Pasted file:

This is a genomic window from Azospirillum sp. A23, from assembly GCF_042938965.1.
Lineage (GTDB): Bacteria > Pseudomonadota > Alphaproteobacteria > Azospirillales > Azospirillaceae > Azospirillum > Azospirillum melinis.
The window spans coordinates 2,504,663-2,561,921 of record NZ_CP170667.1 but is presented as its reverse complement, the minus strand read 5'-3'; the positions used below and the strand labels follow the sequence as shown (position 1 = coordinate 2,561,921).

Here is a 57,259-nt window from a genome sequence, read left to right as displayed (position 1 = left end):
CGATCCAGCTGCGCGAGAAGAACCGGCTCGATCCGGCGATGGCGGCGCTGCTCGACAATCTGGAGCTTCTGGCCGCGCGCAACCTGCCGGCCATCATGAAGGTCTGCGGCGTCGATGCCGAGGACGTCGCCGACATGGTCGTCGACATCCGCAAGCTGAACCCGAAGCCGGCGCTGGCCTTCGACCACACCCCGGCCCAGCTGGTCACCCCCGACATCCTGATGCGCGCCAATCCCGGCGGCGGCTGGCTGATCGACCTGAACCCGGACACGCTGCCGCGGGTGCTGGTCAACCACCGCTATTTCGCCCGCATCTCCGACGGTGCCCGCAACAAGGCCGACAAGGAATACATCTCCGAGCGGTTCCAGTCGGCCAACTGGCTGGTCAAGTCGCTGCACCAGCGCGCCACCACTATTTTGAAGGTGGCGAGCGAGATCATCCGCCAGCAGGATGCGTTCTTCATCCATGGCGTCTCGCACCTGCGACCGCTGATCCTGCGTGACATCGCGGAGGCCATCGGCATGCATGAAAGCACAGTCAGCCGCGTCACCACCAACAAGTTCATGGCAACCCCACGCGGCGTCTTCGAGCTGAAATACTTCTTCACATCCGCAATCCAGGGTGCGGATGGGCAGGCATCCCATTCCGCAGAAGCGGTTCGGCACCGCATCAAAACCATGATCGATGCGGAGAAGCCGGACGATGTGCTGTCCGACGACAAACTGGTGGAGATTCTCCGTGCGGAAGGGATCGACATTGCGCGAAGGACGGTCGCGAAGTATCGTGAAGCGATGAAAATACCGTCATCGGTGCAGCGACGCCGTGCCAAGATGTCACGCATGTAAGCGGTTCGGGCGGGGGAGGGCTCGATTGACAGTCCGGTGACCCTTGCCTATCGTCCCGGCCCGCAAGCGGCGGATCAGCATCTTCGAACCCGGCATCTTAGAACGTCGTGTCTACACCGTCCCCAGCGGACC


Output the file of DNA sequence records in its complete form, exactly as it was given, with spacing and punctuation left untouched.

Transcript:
This is a genomic window from Azospirillum sp. A23, from assembly GCF_042938965.1.
Lineage (GTDB): Bacteria > Pseudomonadota > Alphaproteobacteria > Azospirillales > Azospirillaceae > Azospirillum > Azospirillum melinis.
The window spans coordinates 2,504,663-2,561,921 of record NZ_CP170667.1 but is presented as its reverse complement, the minus strand read 5'-3'; the positions used below and the strand labels follow the sequence as shown (position 1 = coordinate 2,561,921).

Here is a 57,259-nt window from a genome sequence, read left to right as displayed (position 1 = left end):
CGATCCAGCTGCGCGAGAAGAACCGGCTCGATCCGGCGATGGCGGCGCTGCTCGACAATCTGGAGCTTCTGGCCGCGCGCAACCTGCCGGCCATCATGAAGGTCTGCGGCGTCGATGCCGAGGACGTCGCCGACATGGTCGTCGACATCCGCAAGCTGAACCCGAAGCCGGCGCTGGCCTTCGACCACACCCCGGCCCAGCTGGTCACCCCCGACATCCTGATGCGCGCCAATCCCGGCGGCGGCTGGCTGATCGACCTGAACCCGGACACGCTGCCGCGGGTGCTGGTCAACCACCGCTATTTCGCCCGCATCTCCGACGGTGCCCGCAACAAGGCCGACAAGGAATACATCTCCGAGCGGTTCCAGTCGGCCAACTGGCTGGTCAAGTCGCTGCACCAGCGCGCCACCACTATTTTGAAGGTGGCGAGCGAGATCATCCGCCAGCAGGATGCGTTCTTCATCCATGGCGTCTCGCACCTGCGACCGCTGATCCTGCGTGACATCGCGGAGGCCATCGGCATGCATGAAAGCACAGTCAGCCGCGTCACCACCAACAAGTTCATGGCAACCCCACGCGGCGTCTTCGAGCTGAAATACTTCTTCACATCCGCAATCCAGGGTGCGGATGGGCAGGCATCCCATTCCGCAGAAGCGGTTCGGCACCGCATCAAAACCATGATCGATGCGGAGAAGCCGGACGATGTGCTGTCCGACGACAAACTGGTGGAGATTCTCCGTGCGGAAGGGATCGACATTGCGCGAAGGACGGTCGCGAAGTATCGTGAAGCGATGAAAATACCGTCATCGGTGCAGCGACGCCGTGCCAAGATGTCACGCATGTAAGCGGTTCGGGCGGGGGAGGGCTCGATTGACAGTCCGGTGACCCTTGCCTATCGTCCCGGCCCGCAAGCGGCGGATCAGCATCTTCGAACCCGGCATCTTAGAACGTCGTGTCTACACCGTCCCCAGCGGACC